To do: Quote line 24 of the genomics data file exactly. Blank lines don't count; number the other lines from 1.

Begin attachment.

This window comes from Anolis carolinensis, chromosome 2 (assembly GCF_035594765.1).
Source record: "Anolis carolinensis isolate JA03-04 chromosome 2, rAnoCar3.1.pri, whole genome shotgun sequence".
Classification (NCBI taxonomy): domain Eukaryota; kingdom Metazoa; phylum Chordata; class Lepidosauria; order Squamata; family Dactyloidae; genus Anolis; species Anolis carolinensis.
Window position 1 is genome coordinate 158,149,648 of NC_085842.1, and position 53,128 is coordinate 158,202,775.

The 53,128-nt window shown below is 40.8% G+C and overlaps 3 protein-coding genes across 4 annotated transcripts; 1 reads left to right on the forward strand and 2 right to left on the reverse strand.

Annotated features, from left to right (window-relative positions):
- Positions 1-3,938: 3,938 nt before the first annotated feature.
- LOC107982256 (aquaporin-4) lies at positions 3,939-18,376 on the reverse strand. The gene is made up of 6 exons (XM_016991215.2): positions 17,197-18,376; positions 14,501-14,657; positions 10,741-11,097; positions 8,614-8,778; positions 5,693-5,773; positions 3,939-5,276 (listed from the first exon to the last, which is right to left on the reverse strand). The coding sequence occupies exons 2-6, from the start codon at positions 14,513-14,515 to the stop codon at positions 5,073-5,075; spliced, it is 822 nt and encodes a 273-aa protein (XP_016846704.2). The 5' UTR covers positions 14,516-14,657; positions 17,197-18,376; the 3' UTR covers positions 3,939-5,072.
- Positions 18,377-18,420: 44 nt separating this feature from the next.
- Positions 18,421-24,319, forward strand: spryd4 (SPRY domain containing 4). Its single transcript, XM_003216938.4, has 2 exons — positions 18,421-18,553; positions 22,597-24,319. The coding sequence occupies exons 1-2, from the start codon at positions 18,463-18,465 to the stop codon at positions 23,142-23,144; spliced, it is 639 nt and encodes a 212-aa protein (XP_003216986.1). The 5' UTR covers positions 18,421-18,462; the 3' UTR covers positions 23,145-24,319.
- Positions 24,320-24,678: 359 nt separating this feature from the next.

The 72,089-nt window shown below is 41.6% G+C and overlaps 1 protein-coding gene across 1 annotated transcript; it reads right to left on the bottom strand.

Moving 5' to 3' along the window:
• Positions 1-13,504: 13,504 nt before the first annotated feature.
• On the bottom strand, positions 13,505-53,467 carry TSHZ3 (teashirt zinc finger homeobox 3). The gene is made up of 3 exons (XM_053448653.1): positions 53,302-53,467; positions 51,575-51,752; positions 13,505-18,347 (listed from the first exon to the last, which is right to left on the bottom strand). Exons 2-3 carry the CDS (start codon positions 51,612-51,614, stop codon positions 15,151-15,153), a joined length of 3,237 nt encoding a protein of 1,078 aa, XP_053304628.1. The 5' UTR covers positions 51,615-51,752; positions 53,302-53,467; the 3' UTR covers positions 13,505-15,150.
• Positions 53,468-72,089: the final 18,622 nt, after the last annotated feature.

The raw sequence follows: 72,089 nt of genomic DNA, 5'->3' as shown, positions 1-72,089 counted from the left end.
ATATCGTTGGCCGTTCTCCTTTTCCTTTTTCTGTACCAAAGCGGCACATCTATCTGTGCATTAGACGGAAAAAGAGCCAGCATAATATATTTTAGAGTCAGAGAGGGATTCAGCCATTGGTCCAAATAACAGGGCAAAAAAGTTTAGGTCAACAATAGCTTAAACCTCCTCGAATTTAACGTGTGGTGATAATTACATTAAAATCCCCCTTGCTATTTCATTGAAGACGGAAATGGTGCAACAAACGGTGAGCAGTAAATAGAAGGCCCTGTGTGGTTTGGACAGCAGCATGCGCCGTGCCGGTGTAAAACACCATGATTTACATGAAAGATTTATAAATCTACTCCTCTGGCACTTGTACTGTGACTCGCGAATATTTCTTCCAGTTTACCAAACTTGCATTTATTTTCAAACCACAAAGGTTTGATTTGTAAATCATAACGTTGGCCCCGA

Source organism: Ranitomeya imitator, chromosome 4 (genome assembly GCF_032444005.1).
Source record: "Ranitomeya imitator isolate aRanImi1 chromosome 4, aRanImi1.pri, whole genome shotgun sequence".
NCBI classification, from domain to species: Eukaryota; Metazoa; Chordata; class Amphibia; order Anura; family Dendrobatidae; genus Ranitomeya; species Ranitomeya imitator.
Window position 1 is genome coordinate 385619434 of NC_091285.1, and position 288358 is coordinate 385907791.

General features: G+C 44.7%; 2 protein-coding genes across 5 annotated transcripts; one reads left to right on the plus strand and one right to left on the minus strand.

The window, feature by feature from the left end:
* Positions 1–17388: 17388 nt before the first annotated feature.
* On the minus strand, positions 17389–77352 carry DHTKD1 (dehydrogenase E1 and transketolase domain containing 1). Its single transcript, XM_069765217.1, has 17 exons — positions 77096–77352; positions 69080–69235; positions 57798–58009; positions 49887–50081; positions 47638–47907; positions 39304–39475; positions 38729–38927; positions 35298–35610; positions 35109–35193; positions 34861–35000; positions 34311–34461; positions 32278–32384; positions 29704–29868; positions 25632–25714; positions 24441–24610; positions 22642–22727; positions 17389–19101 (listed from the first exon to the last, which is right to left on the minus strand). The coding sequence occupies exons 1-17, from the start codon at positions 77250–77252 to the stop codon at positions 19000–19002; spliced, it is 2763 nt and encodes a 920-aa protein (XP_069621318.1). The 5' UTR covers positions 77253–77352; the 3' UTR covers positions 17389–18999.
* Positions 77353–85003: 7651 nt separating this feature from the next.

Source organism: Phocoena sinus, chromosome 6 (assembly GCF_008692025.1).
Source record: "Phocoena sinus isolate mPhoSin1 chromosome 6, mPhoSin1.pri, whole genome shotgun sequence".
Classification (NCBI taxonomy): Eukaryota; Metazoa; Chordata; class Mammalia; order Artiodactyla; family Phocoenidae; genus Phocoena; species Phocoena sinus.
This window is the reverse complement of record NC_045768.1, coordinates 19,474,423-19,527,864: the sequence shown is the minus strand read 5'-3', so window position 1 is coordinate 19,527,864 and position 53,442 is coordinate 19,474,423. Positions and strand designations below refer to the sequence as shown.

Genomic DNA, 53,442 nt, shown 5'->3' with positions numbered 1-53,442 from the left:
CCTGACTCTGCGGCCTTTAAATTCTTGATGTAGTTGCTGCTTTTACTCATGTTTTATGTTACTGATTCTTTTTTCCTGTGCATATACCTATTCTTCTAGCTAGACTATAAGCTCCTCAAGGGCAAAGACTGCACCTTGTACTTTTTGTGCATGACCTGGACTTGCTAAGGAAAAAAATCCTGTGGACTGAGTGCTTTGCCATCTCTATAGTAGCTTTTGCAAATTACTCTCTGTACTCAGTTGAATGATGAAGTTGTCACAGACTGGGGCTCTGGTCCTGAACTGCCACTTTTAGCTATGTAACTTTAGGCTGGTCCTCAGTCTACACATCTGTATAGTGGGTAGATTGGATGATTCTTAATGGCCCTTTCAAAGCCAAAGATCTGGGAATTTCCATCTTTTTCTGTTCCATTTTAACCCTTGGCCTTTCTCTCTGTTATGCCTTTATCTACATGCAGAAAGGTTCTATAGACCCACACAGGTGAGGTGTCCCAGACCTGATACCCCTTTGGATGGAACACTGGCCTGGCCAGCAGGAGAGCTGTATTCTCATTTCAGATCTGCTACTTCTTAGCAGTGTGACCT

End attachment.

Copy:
The window, feature by feature from the left end: